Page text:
From vibrant orange sunrises to student portraits, we take a lot of photos around here.
And though we usually let the images speak for themselves, this year we asked MacEwan’s photographer, Steven Stefaniuk, to share the behind-the-scenes stories of his favourite photos of 2018.
I woke up at 6 a.m. to take this photo. It was early September, and I was pretty lucky to get a shot with no cars or people on the street. I like the colours and composition and how it doesn’t just capture campus, but that feeling of being a downtown university.
I wish you could hear what it sounded like when I took this one. The staff at kihêw waciston, MacEwan’s Indigenous Centre, were hosting a jingle dress and powwow dancing class for high school students, and everyone was so engaged. I like the vibrancy and colour in this photo — you can feel the energy coming through.
This dog was super photogenic. He’s part of the Pets Assisting With Student Success (PAWSS) program we have here. I took this at Open House, and it’s funny because I’d already taken lots of photos of other dogs earlier that day, but I’m glad I went back in the afternoon and saw this corgi. I just love corgis.
I take a lot of student portraits throughout the year — probably three quarters of the photos I take are of people. I met with this biology student, Lexi, and I asked if she could hold a cockroach — I’m glad she said yes! I love that her excitement came through in the photo.
I took this photo as students were walking in at Convocation this spring. I noticed this guy look up at who I assume were his parents, and I knew it was going to be a cool shot. I really enjoy taking photos at Convocation because I get to see students have that “I finally made it” moment.
This spring we had Indigenous dancers and drumming at Convocation for the first time. I love this image because of the motion — there’s a bit of a blur, and it brings you into the action of the moment. I also think the photo shows how the dancer was feeling the music in his movements.
The beekeepers offered me a suit, but I figured the bees wouldn’t bother me if I didn’t bother them. It would have been fine, but near the end of the shoot I tried to get a bit closer. The bees didn’t like that. One got stuck in my hair and stung me in the face. It was still a good day though — the sun was in exactly the right spot for taking photos.
I started taking these large-scale student photos at New Student Orientation last year, and I love the energy in this one from September. You can feel the excitement of all the new students.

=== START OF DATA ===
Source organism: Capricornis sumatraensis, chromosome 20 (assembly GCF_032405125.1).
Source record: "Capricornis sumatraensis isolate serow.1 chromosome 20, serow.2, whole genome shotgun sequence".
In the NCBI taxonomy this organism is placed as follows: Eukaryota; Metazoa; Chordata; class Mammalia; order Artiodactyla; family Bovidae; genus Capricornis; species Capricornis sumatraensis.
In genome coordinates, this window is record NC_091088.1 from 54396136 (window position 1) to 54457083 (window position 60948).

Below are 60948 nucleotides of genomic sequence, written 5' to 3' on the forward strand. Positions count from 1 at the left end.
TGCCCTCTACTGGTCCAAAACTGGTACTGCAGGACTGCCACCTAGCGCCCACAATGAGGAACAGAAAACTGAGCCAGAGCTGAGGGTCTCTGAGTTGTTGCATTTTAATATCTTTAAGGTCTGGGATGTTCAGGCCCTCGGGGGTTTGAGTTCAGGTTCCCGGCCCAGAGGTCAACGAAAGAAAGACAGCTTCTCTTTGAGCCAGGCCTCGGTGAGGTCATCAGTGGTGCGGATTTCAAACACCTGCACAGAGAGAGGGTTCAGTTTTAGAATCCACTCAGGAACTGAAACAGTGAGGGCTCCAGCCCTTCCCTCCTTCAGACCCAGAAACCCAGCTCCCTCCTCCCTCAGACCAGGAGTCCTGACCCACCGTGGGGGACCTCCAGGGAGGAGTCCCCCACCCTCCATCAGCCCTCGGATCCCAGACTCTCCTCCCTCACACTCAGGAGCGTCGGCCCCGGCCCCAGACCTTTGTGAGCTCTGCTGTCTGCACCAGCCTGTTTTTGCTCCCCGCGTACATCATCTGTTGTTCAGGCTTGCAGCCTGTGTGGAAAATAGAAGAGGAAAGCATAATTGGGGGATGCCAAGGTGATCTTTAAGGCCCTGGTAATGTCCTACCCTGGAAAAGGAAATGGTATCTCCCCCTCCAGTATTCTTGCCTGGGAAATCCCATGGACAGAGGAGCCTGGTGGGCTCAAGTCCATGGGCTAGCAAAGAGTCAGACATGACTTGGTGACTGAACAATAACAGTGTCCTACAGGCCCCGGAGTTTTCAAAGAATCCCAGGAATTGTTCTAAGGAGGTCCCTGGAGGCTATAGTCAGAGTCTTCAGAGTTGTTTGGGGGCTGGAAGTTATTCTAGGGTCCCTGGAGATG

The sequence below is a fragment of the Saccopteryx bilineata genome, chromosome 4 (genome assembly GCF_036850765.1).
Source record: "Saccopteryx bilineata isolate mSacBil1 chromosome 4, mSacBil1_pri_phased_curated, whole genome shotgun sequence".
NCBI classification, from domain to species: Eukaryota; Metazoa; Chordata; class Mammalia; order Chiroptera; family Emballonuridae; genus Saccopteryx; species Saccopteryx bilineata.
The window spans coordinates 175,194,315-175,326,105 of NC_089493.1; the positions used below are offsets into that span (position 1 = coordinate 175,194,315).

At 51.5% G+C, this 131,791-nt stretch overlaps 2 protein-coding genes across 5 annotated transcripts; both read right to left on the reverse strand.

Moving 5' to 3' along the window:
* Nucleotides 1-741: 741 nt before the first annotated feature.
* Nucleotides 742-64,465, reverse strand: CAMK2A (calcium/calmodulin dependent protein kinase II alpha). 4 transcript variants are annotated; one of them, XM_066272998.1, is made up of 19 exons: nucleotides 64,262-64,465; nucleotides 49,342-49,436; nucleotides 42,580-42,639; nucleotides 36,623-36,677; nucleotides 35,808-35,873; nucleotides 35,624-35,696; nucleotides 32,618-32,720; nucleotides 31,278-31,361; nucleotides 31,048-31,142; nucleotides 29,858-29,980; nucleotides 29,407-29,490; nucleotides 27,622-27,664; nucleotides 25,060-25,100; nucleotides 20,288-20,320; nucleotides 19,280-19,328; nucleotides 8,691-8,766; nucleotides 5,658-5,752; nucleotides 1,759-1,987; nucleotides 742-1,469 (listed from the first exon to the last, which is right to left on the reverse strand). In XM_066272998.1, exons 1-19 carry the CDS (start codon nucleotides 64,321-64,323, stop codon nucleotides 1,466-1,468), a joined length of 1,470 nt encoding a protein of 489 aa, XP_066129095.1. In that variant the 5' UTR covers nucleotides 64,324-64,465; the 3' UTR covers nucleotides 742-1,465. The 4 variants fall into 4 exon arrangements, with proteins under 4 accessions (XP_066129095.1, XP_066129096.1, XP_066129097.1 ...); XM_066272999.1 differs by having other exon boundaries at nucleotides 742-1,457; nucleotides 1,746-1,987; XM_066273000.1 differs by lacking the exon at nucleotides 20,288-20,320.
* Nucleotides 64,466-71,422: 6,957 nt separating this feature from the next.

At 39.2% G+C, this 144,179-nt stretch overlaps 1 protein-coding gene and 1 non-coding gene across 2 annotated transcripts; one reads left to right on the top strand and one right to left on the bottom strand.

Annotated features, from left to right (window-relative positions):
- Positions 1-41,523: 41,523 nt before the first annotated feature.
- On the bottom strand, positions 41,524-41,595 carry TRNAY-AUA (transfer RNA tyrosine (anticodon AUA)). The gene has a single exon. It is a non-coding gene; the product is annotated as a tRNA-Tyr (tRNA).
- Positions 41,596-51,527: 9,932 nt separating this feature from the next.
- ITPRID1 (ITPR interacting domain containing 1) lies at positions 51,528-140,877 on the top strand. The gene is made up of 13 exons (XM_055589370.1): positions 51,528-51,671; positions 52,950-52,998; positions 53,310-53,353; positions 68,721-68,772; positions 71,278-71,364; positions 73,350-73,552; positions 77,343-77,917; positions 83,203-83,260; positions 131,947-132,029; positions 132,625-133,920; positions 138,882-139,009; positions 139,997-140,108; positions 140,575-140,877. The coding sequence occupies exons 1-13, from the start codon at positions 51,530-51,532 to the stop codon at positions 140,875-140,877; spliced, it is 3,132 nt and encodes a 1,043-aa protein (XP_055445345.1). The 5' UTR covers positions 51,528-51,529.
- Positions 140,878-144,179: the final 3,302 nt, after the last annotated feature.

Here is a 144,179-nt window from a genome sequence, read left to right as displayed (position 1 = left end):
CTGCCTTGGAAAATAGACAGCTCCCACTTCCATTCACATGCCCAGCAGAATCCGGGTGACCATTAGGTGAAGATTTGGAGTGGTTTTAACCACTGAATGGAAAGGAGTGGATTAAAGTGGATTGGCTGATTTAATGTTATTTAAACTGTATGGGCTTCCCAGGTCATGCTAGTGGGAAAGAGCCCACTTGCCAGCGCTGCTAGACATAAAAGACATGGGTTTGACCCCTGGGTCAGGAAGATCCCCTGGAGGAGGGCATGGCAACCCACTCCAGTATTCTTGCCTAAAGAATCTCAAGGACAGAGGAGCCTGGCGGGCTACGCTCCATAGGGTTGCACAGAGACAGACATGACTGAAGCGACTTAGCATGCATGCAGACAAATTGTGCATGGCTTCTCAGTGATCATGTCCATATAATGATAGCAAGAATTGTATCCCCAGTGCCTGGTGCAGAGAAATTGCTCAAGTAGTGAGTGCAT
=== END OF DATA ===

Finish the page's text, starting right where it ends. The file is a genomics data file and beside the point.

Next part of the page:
I like the composition and colours in this picture taken at the John and Maggie Mitchell Art Gallery during the CHILDISH exhibition. A group of children from Early Learning at MacEwan came to visit the space, and this kid wandered away from the group and was followed by a staff member. He was so excited to get a closer look at the art and ask questions.
This is Mark. He’s a music student and just the nicest guy. He came up with this idea to help prepare meals and then host a music show for people at Boyle Street Community Services. I met up with him when he was mixing cheese in this massive bowl for one of those meals and I kept asking him to flip it over and over again because it looked so cool.
Aapo-Matti is from Finland. He came to MacEwan through a study abroad program. To me, he’s kind of the quintessential music student — he carries his guitar around with him all the time. This image captures what Allard Hall is all about — a community of artistic people creating together.
I saw a photo on Instagram where someone took a reflection shot using the outside of Allard Hall as a mirror. It looked really cool, so I decided to try one of my own! I’m really happy with how it turned out. I had to get really close to the building to take it. You might see me on campus, lying on my stomach or back to get the perfect photo. People stare, but I’m used to it. If the photo looks good in the end, I don’t care what I look like while I’m taking it.
And photographer Steve’s final tip?
“I tell dad jokes. I like making people laugh so they feel comfortable and don’t have a fake smile in the photo. My favourite joke is ‘What’s the difference between a well-dressed man on a bicycle and a poorly dressed man on a unicycle? The answer? Attire.’ My New Year’s resolution is to find a new favourite joke.”
We acknowledge that the land on which we gather in Treaty Six Territory is the traditional gathering place for many Indigenous people. We honour and respect the history, languages, ceremonies and culture of the First Nations, Métis and Inuit who call this territory home.